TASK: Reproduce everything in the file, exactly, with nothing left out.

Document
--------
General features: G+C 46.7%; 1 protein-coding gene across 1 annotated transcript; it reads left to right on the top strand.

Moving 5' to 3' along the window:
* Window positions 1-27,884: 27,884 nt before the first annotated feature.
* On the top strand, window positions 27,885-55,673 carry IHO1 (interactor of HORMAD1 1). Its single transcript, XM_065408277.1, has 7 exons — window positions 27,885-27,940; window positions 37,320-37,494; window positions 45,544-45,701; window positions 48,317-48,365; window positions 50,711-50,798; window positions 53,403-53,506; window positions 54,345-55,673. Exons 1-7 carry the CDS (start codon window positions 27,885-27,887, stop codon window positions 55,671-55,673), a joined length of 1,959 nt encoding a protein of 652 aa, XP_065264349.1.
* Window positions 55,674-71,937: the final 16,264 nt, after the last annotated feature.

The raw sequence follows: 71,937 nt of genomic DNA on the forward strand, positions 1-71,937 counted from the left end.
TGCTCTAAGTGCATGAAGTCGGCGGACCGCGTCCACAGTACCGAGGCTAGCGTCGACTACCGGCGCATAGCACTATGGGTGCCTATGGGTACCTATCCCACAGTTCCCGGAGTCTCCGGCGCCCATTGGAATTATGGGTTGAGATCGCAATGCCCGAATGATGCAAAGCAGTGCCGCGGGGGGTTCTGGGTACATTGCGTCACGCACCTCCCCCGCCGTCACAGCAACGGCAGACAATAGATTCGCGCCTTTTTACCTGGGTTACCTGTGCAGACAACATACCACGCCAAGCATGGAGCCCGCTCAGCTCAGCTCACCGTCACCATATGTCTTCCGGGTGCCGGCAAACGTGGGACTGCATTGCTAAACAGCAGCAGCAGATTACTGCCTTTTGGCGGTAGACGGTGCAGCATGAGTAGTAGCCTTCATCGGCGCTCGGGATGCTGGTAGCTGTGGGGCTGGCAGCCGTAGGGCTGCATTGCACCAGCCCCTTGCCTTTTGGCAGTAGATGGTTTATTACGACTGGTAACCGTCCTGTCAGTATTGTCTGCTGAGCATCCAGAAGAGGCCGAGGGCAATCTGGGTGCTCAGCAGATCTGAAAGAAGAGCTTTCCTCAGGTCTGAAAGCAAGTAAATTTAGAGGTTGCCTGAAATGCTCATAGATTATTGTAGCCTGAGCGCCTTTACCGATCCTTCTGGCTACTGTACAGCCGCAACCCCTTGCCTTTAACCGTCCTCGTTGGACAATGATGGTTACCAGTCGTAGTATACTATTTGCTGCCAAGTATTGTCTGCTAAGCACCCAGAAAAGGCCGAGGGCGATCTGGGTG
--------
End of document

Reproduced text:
General features: G+C 46.7%; 1 protein-coding gene across 1 annotated transcript; it reads left to right on the top strand.

Moving 5' to 3' along the window:
* Window positions 1-27,884: 27,884 nt before the first annotated feature.
* On the top strand, window positions 27,885-55,673 carry IHO1 (interactor of HORMAD1 1). Its single transcript, XM_065408277.1, has 7 exons — window positions 27,885-27,940; window positions 37,320-37,494; window positions 45,544-45,701; window positions 48,317-48,365; window positions 50,711-50,798; window positions 53,403-53,506; window positions 54,345-55,673. Exons 1-7 carry the CDS (start codon window positions 27,885-27,887, stop codon window positions 55,671-55,673), a joined length of 1,959 nt encoding a protein of 652 aa, XP_065264349.1.
* Window positions 55,674-71,937: the final 16,264 nt, after the last annotated feature.

The raw sequence follows: 71,937 nt of genomic DNA on the forward strand, positions 1-71,937 counted from the left end.
TGCTCTAAGTGCATGAAGTCGGCGGACCGCGTCCACAGTACCGAGGCTAGCGTCGACTACCGGCGCATAGCACTATGGGTGCCTATGGGTACCTATCCCACAGTTCCCGGAGTCTCCGGCGCCCATTGGAATTATGGGTTGAGATCGCAATGCCCGAATGATGCAAAGCAGTGCCGCGGGGGGTTCTGGGTACATTGCGTCACGCACCTCCCCCGCCGTCACAGCAACGGCAGACAATAGATTCGCGCCTTTTTACCTGGGTTACCTGTGCAGACAACATACCACGCCAAGCATGGAGCCCGCTCAGCTCAGCTCACCGTCACCATATGTCTTCCGGGTGCCGGCAAACGTGGGACTGCATTGCTAAACAGCAGCAGCAGATTACTGCCTTTTGGCGGTAGACGGTGCAGCATGAGTAGTAGCCTTCATCGGCGCTCGGGATGCTGGTAGCTGTGGGGCTGGCAGCCGTAGGGCTGCATTGCACCAGCCCCTTGCCTTTTGGCAGTAGATGGTTTATTACGACTGGTAACCGTCCTGTCAGTATTGTCTGCTGAGCATCCAGAAGAGGCCGAGGGCAATCTGGGTGCTCAGCAGATCTGAAAGAAGAGCTTTCCTCAGGTCTGAAAGCAAGTAAATTTAGAGGTTGCCTGAAATGCTCATAGATTATTGTAGCCTGAGCGCCTTTACCGATCCTTCTGGCTACTGTACAGCCGCAACCCCTTGCCTTTAACCGTCCTCGTTGGACAATGATGGTTACCAGTCGTAGTATACTATTTGCTGCCAAGTATTGTCTGCTAAGCACCCAGAAAAGGCCGAGGGCGATCTGGGTG